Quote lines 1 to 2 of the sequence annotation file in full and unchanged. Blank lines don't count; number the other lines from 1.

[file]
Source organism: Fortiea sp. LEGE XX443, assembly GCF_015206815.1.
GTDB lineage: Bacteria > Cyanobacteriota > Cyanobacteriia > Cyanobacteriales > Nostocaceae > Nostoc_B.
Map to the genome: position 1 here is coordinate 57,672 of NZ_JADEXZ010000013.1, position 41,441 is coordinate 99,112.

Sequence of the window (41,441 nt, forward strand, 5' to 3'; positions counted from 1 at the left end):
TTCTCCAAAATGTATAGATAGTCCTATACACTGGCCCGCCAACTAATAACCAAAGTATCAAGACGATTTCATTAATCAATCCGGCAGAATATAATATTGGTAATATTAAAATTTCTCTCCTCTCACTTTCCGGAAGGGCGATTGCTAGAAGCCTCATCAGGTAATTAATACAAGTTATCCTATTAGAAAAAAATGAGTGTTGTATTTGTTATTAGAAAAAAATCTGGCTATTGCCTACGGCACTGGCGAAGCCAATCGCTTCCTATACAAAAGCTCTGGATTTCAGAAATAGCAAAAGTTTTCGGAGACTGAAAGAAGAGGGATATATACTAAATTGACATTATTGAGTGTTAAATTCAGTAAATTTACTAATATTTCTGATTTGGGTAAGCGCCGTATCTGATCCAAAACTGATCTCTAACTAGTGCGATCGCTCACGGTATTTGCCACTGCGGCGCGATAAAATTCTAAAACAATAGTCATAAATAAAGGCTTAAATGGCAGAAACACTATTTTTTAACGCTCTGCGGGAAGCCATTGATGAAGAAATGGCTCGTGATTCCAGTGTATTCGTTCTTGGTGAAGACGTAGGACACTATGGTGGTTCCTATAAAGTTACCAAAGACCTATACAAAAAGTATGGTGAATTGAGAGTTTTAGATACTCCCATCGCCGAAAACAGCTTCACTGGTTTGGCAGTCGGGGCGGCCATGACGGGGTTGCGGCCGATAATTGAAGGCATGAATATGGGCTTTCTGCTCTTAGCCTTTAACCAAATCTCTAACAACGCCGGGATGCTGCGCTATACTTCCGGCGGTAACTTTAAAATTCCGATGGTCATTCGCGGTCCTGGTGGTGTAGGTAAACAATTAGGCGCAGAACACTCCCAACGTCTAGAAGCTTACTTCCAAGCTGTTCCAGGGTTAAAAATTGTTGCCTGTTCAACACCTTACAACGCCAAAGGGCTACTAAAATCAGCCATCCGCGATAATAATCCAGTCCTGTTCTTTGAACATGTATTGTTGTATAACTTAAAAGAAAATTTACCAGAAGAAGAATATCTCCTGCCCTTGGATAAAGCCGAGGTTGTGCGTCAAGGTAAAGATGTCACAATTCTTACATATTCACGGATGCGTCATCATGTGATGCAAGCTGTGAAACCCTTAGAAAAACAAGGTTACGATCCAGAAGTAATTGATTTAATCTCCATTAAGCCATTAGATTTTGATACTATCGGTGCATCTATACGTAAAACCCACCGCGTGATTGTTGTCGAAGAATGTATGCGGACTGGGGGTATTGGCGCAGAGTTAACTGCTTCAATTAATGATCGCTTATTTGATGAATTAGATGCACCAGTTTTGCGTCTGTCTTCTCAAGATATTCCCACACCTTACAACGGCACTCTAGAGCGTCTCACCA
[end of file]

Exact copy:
Source organism: Fortiea sp. LEGE XX443, assembly GCF_015206815.1.
GTDB lineage: Bacteria > Cyanobacteriota > Cyanobacteriia > Cyanobacteriales > Nostocaceae > Nostoc_B.